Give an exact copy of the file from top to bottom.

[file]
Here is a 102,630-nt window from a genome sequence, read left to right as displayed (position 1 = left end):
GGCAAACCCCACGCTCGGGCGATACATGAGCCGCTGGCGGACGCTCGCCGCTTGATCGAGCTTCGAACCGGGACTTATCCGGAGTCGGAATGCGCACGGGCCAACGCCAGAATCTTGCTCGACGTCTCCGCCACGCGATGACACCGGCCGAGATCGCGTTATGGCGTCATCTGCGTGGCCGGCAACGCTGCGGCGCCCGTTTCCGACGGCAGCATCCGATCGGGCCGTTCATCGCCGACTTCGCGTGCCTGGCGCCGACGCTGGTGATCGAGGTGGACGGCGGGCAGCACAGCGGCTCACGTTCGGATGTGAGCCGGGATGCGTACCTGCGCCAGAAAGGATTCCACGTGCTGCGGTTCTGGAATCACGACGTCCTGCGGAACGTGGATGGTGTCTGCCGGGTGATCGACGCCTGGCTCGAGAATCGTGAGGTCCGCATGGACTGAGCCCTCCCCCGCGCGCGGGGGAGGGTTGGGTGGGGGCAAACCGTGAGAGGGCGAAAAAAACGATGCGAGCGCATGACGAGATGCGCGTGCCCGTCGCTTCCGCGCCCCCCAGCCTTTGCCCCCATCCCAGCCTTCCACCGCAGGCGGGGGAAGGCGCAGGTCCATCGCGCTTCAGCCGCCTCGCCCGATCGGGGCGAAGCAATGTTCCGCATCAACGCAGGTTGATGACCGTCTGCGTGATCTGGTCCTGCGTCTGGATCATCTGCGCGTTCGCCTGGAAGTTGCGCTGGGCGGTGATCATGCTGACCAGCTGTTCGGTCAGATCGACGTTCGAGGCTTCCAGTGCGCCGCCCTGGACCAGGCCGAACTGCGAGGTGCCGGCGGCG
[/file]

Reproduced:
Here is a 102,630-nt window from a genome sequence, read left to right as displayed (position 1 = left end):
GGCAAACCCCACGCTCGGGCGATACATGAGCCGCTGGCGGACGCTCGCCGCTTGATCGAGCTTCGAACCGGGACTTATCCGGAGTCGGAATGCGCACGGGCCAACGCCAGAATCTTGCTCGACGTCTCCGCCACGCGATGACACCGGCCGAGATCGCGTTATGGCGTCATCTGCGTGGCCGGCAACGCTGCGGCGCCCGTTTCCGACGGCAGCATCCGATCGGGCCGTTCATCGCCGACTTCGCGTGCCTGGCGCCGACGCTGGTGATCGAGGTGGACGGCGGGCAGCACAGCGGCTCACGTTCGGATGTGAGCCGGGATGCGTACCTGCGCCAGAAAGGATTCCACGTGCTGCGGTTCTGGAATCACGACGTCCTGCGGAACGTGGATGGTGTCTGCCGGGTGATCGACGCCTGGCTCGAGAATCGTGAGGTCCGCATGGACTGAGCCCTCCCCCGCGCGCGGGGGAGGGTTGGGTGGGGGCAAACCGTGAGAGGGCGAAAAAAACGATGCGAGCGCATGACGAGATGCGCGTGCCCGTCGCTTCCGCGCCCCCCAGCCTTTGCCCCCATCCCAGCCTTCCACCGCAGGCGGGGGAAGGCGCAGGTCCATCGCGCTTCAGCCGCCTCGCCCGATCGGGGCGAAGCAATGTTCCGCATCAACGCAGGTTGATGACCGTCTGCGTGATCTGGTCCTGCGTCTGGATCATCTGCGCGTTCGCCTGGAAGTTGCGCTGGGCGGTGATCATGCTGACCAGCTGTTCGGTCAGATCGACGTTCGAGGCTTCCAGTGCGCCGCCCTGGACCAGGCCGAACTGCGAGGTGCCGGCGGCG